“The dominant Georgian society only recognizes its own culture while the concerns and experiences of the Azerbaijani community, the so-called ‘other,’ remain invisible and unknown.” the report says.

Azerbaijanis are the single largest ethnic minority in Georgia but the situation is similar with many other minority groups, said Tamta Mikeladze, the director of the Equality Policy Program at the Social Justice Center. “Whether Georgian Muslims, Armenians, Azerbaijanis and others, the recognition and acceptance of the culture of any of them is problematic,” Mikeladze told Eurasianet.

Ultimately, the Solidarity Museum seeks to ensure that Azerbaijani cultural monuments are registered, protected, and recognized as they should be. To start, though, it is focusing on raising public attention of Azerbaijani culture in Georgia, primarily through its Facebook page that posts in Georgian, Azerbaijani, and English. One early emphasis has been the rich carpet-weaving heritage in the region.

The carpets, woven by Azerbaijani women, have long been internationally famous; prime examples are sold at auction houses in the West for tens of thousands of dollars.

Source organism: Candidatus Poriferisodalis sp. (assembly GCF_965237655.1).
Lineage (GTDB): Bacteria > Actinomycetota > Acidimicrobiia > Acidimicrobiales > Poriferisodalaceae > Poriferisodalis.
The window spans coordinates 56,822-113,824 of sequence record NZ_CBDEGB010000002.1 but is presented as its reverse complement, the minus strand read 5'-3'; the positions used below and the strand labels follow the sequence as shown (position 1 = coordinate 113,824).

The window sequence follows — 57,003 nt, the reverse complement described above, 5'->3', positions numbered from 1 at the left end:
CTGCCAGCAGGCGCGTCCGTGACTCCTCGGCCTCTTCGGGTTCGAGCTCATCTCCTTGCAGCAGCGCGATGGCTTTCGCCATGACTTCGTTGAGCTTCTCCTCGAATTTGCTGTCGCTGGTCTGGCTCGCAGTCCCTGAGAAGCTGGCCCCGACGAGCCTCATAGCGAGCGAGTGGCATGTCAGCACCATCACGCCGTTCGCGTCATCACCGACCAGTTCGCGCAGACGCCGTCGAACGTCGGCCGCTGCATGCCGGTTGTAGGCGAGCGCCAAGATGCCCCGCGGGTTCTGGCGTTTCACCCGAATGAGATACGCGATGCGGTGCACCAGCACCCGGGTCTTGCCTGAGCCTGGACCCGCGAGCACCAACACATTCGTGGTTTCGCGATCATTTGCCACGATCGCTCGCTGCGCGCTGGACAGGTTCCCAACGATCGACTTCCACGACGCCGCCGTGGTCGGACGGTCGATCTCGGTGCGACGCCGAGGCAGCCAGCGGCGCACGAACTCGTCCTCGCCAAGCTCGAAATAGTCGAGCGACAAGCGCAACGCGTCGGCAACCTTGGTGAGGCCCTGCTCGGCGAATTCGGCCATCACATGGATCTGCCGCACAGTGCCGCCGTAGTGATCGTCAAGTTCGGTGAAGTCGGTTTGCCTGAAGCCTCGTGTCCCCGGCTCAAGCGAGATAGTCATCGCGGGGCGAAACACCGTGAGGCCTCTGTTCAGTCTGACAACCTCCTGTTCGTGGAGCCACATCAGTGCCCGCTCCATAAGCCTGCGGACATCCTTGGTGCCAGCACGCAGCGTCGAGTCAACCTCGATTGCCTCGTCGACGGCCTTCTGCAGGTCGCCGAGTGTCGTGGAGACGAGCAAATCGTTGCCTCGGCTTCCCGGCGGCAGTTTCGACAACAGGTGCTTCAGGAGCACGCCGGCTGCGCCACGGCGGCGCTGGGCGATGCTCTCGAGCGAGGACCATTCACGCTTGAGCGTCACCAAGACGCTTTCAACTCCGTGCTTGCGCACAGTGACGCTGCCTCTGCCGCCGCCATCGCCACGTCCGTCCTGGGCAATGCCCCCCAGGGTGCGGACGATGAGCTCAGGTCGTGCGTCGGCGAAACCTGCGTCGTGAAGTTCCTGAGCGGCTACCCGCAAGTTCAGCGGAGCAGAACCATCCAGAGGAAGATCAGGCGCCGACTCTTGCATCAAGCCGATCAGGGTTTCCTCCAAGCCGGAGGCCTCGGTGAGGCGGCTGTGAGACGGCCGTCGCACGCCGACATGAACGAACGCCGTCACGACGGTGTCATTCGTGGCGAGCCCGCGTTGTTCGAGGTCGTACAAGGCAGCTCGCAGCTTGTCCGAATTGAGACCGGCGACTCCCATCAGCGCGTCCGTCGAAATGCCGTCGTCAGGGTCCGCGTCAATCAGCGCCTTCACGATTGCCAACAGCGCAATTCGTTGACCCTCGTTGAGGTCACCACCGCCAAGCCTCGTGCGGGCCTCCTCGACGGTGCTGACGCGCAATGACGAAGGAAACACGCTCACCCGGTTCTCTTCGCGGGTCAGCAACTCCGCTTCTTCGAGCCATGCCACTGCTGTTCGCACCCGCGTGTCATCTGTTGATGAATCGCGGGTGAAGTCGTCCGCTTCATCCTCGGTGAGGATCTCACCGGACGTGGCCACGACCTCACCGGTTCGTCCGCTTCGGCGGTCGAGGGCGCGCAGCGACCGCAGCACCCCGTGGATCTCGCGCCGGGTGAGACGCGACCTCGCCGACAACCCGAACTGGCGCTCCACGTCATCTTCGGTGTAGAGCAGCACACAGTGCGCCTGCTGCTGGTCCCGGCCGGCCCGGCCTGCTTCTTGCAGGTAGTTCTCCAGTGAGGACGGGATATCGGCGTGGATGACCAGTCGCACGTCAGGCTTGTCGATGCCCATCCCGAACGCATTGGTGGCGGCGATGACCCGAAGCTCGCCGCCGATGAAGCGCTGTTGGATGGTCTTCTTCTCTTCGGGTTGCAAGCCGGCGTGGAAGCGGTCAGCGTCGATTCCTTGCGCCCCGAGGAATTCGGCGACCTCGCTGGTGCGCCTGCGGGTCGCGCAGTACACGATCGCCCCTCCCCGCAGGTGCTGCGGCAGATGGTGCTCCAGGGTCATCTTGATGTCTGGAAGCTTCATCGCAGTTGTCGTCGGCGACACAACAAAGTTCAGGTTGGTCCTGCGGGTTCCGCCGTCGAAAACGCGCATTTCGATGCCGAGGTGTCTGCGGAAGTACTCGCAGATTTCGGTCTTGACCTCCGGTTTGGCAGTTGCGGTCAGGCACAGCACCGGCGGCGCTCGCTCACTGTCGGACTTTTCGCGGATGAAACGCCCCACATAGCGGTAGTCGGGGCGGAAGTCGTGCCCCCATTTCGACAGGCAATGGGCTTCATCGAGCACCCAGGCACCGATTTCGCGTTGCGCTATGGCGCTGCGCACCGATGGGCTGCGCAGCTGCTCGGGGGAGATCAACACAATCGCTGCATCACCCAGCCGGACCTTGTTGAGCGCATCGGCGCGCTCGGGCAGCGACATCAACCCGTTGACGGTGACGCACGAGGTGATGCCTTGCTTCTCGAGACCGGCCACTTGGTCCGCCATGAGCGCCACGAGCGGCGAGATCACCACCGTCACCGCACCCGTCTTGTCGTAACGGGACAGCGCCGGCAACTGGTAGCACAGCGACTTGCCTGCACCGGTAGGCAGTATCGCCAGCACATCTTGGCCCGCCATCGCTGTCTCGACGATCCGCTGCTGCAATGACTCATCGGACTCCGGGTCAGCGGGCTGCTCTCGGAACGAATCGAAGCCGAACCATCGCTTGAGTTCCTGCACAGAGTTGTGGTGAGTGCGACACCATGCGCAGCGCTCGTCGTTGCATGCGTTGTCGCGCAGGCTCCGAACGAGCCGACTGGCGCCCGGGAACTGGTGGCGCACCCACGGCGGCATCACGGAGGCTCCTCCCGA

Internationally, the carpets are known as Borchalo rugs (or sometimes with alternate spellings, like the French Bordjalou). That was the name of the region until the 1940s, when it was renamed Marneuli and “Borchalo” came to be seen in Georgia as representing an irredentist Azerbaijani claim on the territory.

“The word ‘Borchalo’ was used more in separatist speeches,” Alisoy said, adding that it made discussion of the rugs a toxic subject in Georgia. “This has created a very negative background for talking about Borchalo rugs.”

When Alisoy posted a photo of a rug from the region on his own Facebook page, he described it as a Borchalo rug. But the director of the cultural center in Bolnisi, a city in the region, got upset. “He wrote to me telling me that I am a separatist, that there can be no talk of Borchalo,” Alisoy said.

There is a Museum of Azerbaijani Culture in Tbilisi, and it has organized various exhibits showcasing Azerbaijani carpets and other works in other museums around Georgia. The museum is formally operated by the Georgian Ministry of Culture but has received significant funding from the Azerbaijani government and the state oil company SOCAR and generally presents an Azerbaijani state-sponsored view of culture.

Many ethnic Azerbaijanis in Georgia resent Baku’s often heavy-handed intervention into their affairs, and the Solidarity Museum is trying to promote Azerbaijani culture as part of Georgian culture, not that of a foreign country.

“The Azerbaijani community in Georgia has its own culture and identity,” Alisoy said. But Baku tries to use Azerbaijani Georgians as their human resources and diaspora,” he said. “This is an internal issue to Georgia, and we don’t think their [the Azerbaijani government] involvement is right.”

With additional reporting from Giorgi Lomsadze.

Ulkar Natiqqizi is a reporter based in Baku.